Chinese conglomerate threatens to sue fugitive tycoon Guo Wengui
The HNA Group issues its first public statement on allegations of shady dealings made by Guo, rejecting them as completely unfounded and false
The Chinese conglomerate HNA Group has denied corruption allegations made by the fugitive tycoon Guo Wengui and says it may pursue legal action against him.
The comments were the company’s first public statements on the claims.
Guo is wanted on corruption charges in China and has made a series of graft allegations against the Chinese government and company officials on the mainland.
Guo’s claims against the HNA Group range from senior government officials held shareholdings in the firm and that were irregularities in its purchase of assets overseas, as well as improprieties over a VIP jet.
A statement from HNA, whose interests spread from aviation to financial services, said the allegations made against the firm were completely unfounded and false.
“The HNA Group reserves the right to pursue all legal action in due course,” said the statement, which was released on the company’s website late on Saturday.
HNA has become one of most active Chinese firms in global markets outside the state sector, completing deals worth more than US$50 billion.
Guo has since April accused senior Communist Party leaders and others of corruption in a series of live-streamed interviews on social media or interviews with overseas media.
Within hours of HNA’s statement, Guo said in a live-streamed video that he welcomed its response and urged the company to make good on its threat to sue.
“If it’s just me speaking, that’s no good,” he said in the video. “Only their replies can prove the value and the truth of the matter. This is critical.”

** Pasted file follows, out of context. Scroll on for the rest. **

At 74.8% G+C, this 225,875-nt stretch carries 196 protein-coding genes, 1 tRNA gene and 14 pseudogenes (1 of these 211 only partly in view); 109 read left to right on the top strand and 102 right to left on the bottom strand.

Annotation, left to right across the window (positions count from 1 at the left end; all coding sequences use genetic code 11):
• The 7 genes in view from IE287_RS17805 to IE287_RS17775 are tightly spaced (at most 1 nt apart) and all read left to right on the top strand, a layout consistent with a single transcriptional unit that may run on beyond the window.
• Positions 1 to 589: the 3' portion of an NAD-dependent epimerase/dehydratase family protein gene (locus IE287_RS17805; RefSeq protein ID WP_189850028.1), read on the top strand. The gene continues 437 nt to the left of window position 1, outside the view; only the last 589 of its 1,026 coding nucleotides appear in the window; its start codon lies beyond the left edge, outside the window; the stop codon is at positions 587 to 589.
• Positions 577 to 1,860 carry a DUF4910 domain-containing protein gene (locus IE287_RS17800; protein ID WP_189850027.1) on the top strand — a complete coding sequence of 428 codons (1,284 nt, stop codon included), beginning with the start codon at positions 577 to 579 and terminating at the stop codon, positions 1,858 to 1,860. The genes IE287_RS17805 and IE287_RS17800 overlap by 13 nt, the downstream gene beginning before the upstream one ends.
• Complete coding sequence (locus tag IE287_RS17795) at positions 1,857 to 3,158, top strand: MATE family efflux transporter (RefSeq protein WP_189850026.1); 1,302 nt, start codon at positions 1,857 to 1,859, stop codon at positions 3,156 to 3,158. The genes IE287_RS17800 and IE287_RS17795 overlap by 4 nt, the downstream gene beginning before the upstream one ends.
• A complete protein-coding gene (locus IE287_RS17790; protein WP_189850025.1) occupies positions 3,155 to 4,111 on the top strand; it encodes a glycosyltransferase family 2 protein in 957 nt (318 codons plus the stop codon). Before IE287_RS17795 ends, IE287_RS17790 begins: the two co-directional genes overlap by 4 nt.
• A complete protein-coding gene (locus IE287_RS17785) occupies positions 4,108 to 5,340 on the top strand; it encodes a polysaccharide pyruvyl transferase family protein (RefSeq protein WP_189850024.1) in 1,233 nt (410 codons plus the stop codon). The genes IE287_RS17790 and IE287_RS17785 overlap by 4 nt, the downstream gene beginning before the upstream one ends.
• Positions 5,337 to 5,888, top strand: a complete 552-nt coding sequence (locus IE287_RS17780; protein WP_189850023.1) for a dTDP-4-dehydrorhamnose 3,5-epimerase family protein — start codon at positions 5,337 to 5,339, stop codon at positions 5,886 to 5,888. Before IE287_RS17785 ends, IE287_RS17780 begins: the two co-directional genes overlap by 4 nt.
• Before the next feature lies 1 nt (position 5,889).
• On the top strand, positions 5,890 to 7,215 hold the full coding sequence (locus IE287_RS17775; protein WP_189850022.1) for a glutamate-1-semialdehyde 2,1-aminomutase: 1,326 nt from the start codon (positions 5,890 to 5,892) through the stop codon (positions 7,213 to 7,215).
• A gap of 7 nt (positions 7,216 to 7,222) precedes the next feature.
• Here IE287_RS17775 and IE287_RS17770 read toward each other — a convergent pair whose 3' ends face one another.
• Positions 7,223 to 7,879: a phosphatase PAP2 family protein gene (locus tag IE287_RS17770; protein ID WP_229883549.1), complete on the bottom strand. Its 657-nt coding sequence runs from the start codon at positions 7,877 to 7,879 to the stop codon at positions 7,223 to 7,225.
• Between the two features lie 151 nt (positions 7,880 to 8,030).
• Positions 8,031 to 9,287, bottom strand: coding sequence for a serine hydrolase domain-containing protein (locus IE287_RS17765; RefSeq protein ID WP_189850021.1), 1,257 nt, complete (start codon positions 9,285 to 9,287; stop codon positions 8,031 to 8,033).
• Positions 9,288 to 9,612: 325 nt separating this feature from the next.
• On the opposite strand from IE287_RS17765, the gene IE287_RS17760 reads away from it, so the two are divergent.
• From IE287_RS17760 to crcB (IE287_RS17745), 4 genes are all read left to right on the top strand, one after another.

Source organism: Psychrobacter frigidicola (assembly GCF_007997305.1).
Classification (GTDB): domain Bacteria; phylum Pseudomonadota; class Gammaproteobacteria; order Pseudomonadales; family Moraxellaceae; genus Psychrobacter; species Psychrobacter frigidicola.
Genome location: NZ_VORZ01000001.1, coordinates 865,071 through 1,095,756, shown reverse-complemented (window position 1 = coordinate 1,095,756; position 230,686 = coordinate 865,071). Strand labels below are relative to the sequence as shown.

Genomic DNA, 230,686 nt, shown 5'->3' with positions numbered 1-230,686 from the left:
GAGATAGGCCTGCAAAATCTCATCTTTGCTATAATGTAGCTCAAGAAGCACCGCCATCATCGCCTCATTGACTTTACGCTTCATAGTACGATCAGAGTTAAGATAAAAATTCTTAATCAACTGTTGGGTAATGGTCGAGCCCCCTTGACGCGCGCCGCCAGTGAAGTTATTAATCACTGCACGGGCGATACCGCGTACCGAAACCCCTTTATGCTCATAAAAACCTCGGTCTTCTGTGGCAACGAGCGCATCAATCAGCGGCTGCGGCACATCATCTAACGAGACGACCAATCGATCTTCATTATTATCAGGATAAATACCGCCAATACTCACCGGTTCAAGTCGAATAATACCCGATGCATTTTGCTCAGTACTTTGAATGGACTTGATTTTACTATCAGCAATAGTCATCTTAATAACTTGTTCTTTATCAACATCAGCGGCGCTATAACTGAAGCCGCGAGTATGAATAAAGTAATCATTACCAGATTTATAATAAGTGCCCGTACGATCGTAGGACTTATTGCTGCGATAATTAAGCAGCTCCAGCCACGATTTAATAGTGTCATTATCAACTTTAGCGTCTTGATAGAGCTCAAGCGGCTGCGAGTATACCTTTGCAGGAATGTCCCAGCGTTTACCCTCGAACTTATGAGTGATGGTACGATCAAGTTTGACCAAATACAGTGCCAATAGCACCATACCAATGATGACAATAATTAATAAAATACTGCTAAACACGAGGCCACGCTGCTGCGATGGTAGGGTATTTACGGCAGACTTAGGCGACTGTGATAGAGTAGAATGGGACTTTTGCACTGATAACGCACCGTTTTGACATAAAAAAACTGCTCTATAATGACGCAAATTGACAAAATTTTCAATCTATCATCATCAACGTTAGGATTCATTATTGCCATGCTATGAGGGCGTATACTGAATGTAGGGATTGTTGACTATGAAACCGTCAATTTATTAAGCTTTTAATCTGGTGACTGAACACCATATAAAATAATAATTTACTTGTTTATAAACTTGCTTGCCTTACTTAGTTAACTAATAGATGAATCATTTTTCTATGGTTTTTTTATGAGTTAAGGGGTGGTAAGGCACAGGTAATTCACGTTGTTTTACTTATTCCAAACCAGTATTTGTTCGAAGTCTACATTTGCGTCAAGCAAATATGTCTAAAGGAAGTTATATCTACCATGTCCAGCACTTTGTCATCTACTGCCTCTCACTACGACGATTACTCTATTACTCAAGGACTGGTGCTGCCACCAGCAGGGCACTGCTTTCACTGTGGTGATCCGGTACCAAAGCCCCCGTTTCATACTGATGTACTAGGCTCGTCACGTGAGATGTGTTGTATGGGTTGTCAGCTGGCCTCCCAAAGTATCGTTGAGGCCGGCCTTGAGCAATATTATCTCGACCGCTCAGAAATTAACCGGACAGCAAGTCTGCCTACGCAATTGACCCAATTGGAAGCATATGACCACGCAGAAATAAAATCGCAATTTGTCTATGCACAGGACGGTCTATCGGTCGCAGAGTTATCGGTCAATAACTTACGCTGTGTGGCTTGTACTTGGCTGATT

Guo, a property developer with close ties to former deputy state security minister Ma Jian, is wanted by Beijing over allegations of corruption. He has been living in self-imposed exile in his New York penthouse for more than two years and has made regular video appearances on social media.
Guo has provided scant evidence to back up his accusations, but his standing as a former billionaire insider and his close ties with the disgraced former senior intelligence official Ma, have made him a centre of attention in Beijing political circles.
The Chinese government has launched a sustained effort through state media to discredit Guo, making a request to Interpol in April for the issue of a global “red notice” for his arrest.
Three senior employees of Guo told a court in Dalian in Liaoning province on Friday he had instructed them to fraudulently obtain loans running into hundreds of millions of dollars.
The chairman of the property developer SOHO China, Pan Shiyi; and a prominent journalist, Hu Shuli, the founder of Caixin Media, have also filed defamation suits against Guo in New York.
Yuge Bromley, the wife of Australia-based artist David Bromley, said last week she was considering a lawsuit against Guo for falsely claiming she was an illegitimate daughter of the Communist Party’s top anti-graft official Wang Qishan.
Additional reporting by Reuters